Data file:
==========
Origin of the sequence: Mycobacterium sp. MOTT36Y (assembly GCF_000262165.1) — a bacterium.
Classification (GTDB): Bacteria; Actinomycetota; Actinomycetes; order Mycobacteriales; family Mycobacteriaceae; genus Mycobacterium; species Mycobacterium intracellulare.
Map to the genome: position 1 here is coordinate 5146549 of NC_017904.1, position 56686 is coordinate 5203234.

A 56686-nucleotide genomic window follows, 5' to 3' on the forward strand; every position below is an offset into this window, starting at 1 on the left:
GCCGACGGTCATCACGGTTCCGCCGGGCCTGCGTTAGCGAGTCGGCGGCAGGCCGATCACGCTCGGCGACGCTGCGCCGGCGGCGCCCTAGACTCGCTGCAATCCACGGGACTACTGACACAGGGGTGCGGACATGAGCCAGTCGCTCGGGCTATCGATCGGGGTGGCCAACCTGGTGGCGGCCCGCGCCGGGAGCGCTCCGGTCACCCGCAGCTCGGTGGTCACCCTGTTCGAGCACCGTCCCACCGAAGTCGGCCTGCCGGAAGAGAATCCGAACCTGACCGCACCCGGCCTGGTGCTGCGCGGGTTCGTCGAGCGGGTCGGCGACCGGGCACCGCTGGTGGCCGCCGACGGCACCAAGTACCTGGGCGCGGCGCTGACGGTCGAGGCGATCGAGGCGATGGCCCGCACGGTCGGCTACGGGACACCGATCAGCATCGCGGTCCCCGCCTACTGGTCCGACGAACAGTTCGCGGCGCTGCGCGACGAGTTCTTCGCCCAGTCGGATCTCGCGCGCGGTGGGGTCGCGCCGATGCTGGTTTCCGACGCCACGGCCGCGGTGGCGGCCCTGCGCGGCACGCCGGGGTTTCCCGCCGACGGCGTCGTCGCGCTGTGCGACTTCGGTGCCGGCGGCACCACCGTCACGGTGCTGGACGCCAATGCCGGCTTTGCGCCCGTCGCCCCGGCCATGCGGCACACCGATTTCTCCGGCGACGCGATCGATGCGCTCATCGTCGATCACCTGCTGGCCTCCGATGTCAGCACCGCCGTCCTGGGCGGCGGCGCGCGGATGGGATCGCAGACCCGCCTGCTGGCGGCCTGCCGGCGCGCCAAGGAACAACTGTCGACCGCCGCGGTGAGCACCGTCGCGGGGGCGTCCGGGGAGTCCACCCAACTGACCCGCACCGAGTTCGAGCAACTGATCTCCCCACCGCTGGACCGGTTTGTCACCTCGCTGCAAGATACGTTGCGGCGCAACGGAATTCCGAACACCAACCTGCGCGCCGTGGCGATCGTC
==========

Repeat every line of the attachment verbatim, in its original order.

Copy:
Origin of the sequence: Mycobacterium sp. MOTT36Y (assembly GCF_000262165.1) — a bacterium.
Classification (GTDB): Bacteria; Actinomycetota; Actinomycetes; order Mycobacteriales; family Mycobacteriaceae; genus Mycobacterium; species Mycobacterium intracellulare.
Map to the genome: position 1 here is coordinate 5146549 of NC_017904.1, position 56686 is coordinate 5203234.

A 56686-nucleotide genomic window follows, 5' to 3' on the forward strand; every position below is an offset into this window, starting at 1 on the left:
GCCGACGGTCATCACGGTTCCGCCGGGCCTGCGTTAGCGAGTCGGCGGCAGGCCGATCACGCTCGGCGACGCTGCGCCGGCGGCGCCCTAGACTCGCTGCAATCCACGGGACTACTGACACAGGGGTGCGGACATGAGCCAGTCGCTCGGGCTATCGATCGGGGTGGCCAACCTGGTGGCGGCCCGCGCCGGGAGCGCTCCGGTCACCCGCAGCTCGGTGGTCACCCTGTTCGAGCACCGTCCCACCGAAGTCGGCCTGCCGGAAGAGAATCCGAACCTGACCGCACCCGGCCTGGTGCTGCGCGGGTTCGTCGAGCGGGTCGGCGACCGGGCACCGCTGGTGGCCGCCGACGGCACCAAGTACCTGGGCGCGGCGCTGACGGTCGAGGCGATCGAGGCGATGGCCCGCACGGTCGGCTACGGGACACCGATCAGCATCGCGGTCCCCGCCTACTGGTCCGACGAACAGTTCGCGGCGCTGCGCGACGAGTTCTTCGCCCAGTCGGATCTCGCGCGCGGTGGGGTCGCGCCGATGCTGGTTTCCGACGCCACGGCCGCGGTGGCGGCCCTGCGCGGCACGCCGGGGTTTCCCGCCGACGGCGTCGTCGCGCTGTGCGACTTCGGTGCCGGCGGCACCACCGTCACGGTGCTGGACGCCAATGCCGGCTTTGCGCCCGTCGCCCCGGCCATGCGGCACACCGATTTCTCCGGCGACGCGATCGATGCGCTCATCGTCGATCACCTGCTGGCCTCCGATGTCAGCACCGCCGTCCTGGGCGGCGGCGCGCGGATGGGATCGCAGACCCGCCTGCTGGCGGCCTGCCGGCGCGCCAAGGAACAACTGTCGACCGCCGCGGTGAGCACCGTCGCGGGGGCGTCCGGGGAGTCCACCCAACTGACCCGCACCGAGTTCGAGCAACTGATCTCCCCACCGCTGGACCGGTTTGTCACCTCGCTGCAAGATACGTTGCGGCGCAACGGAATTCCGAACACCAACCTGCGCGCCGTGGCGATCGTC